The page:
I imagine for children, teens, or adults, taking charge to stop the bullying can be empowering.  Schools are doing more and more to address the in-person or cyber-bullying.  Unfortunately, some people commit suicide or think about suicide that can be attributed to bullying.

On the Pacer Center website, they write,

  • There is a strong association between bullying and suicide-related behaviors, but this relationships is often mediated by other factors, including depression and delinquency (Hertz, Donato, and Wright, 2013).
  • Youth victimized by their peers were 2.4 times more likely to report suicidal ideation and 3.3 times more likely to report a suicide attempt than youth who reported not being bullied (Espelage and Holt, 2013).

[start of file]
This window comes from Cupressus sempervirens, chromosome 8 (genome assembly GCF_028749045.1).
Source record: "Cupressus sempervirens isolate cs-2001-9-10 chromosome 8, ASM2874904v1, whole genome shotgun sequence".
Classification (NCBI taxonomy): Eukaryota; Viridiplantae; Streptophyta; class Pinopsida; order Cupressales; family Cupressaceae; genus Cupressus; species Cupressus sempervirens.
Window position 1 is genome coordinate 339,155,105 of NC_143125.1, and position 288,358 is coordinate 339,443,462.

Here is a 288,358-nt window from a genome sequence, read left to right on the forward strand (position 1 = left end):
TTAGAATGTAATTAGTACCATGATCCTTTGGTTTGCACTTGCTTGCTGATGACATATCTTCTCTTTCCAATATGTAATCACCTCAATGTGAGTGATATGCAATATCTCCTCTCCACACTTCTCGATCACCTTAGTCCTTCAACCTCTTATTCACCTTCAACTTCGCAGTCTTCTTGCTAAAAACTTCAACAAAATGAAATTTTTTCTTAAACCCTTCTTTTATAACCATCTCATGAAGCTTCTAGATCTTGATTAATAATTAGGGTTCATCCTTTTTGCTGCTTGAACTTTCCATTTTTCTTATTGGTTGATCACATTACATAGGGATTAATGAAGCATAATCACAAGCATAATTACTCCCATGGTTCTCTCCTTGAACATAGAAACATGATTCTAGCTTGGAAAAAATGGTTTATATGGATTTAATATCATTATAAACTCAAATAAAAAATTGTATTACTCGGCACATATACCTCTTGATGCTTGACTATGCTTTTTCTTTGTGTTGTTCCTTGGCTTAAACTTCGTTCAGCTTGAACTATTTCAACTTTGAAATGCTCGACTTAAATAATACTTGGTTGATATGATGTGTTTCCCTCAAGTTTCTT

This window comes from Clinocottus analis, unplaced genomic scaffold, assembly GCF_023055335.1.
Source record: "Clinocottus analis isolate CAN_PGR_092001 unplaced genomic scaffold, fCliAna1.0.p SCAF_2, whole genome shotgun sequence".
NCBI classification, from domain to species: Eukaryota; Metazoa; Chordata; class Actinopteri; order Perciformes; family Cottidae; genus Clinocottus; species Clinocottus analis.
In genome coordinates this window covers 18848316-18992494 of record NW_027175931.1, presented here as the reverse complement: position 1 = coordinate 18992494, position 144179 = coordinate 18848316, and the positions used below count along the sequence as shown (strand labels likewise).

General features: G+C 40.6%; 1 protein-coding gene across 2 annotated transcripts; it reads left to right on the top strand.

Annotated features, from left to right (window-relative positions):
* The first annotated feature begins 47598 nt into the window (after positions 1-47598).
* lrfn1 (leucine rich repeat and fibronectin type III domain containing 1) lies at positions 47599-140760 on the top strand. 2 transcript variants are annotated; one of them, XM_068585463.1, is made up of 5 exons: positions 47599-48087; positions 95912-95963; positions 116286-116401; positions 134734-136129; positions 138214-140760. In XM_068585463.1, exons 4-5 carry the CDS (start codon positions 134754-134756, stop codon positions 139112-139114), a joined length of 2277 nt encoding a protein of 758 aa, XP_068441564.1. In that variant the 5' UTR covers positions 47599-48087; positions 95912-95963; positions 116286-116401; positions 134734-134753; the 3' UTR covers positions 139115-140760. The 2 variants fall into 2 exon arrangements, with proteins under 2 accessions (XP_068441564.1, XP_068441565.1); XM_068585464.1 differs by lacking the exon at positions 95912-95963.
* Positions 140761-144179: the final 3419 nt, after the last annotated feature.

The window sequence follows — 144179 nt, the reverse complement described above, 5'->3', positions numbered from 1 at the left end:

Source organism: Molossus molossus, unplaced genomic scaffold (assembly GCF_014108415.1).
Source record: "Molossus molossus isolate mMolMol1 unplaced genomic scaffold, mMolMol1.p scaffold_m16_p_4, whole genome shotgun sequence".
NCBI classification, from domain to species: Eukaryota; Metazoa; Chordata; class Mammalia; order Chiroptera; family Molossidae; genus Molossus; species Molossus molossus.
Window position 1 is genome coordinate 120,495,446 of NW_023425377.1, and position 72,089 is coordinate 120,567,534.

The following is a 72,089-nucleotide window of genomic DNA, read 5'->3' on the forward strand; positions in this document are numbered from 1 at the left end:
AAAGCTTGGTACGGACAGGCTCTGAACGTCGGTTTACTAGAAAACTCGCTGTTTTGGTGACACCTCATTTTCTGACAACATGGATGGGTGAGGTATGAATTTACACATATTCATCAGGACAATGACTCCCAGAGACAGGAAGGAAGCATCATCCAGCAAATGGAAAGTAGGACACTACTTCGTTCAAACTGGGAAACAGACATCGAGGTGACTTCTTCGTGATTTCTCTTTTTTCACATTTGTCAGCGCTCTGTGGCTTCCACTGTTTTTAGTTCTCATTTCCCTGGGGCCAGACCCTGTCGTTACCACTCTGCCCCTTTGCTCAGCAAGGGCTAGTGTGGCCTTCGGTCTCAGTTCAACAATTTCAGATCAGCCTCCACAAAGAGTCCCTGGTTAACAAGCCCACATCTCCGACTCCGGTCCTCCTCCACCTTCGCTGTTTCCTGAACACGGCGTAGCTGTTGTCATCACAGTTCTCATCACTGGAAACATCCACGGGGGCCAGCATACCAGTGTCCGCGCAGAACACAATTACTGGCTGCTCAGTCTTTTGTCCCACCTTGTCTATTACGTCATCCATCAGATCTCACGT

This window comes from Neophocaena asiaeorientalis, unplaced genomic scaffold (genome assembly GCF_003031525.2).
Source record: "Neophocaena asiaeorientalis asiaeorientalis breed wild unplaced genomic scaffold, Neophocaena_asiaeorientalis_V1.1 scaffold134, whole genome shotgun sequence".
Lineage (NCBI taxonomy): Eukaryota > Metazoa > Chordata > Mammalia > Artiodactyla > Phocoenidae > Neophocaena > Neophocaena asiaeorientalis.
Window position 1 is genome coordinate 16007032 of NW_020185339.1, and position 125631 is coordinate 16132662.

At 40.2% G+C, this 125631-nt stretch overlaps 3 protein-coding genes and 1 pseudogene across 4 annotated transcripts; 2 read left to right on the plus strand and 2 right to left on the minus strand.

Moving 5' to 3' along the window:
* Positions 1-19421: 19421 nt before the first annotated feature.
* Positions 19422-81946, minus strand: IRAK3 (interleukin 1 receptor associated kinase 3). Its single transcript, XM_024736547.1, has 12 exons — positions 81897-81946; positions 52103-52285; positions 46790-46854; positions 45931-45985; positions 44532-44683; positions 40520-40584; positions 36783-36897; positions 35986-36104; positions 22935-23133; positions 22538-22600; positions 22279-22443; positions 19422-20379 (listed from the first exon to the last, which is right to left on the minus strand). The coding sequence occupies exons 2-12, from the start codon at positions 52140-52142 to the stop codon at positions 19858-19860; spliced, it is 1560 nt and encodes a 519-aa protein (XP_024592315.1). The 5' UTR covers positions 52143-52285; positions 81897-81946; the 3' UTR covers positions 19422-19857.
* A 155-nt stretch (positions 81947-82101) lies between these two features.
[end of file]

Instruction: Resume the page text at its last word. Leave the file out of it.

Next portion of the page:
Cyber-bullying is a very important issue, for the effects, but also how easy it is to hide behind the internet to say things that an autistic person may never hear in person.

Here is a book, No More Victims: Protecting Those with Autism from Cyber Bullying, Internet Predators, and Scams, that may be helpful.  I haven’t read the book myself, so I don’t know how good it is, but it’s probably worth the read.


TV AutismOccupational therapy isn’t a pill, or a cream, or a pinprick in the arm, so how can it be such effective medicine?

It has made a significant difference for me, a person with autism and the co-occurring sensory processing disorder (SPD). I still need more therapy, including a listening program to help with my awareness of my body in space.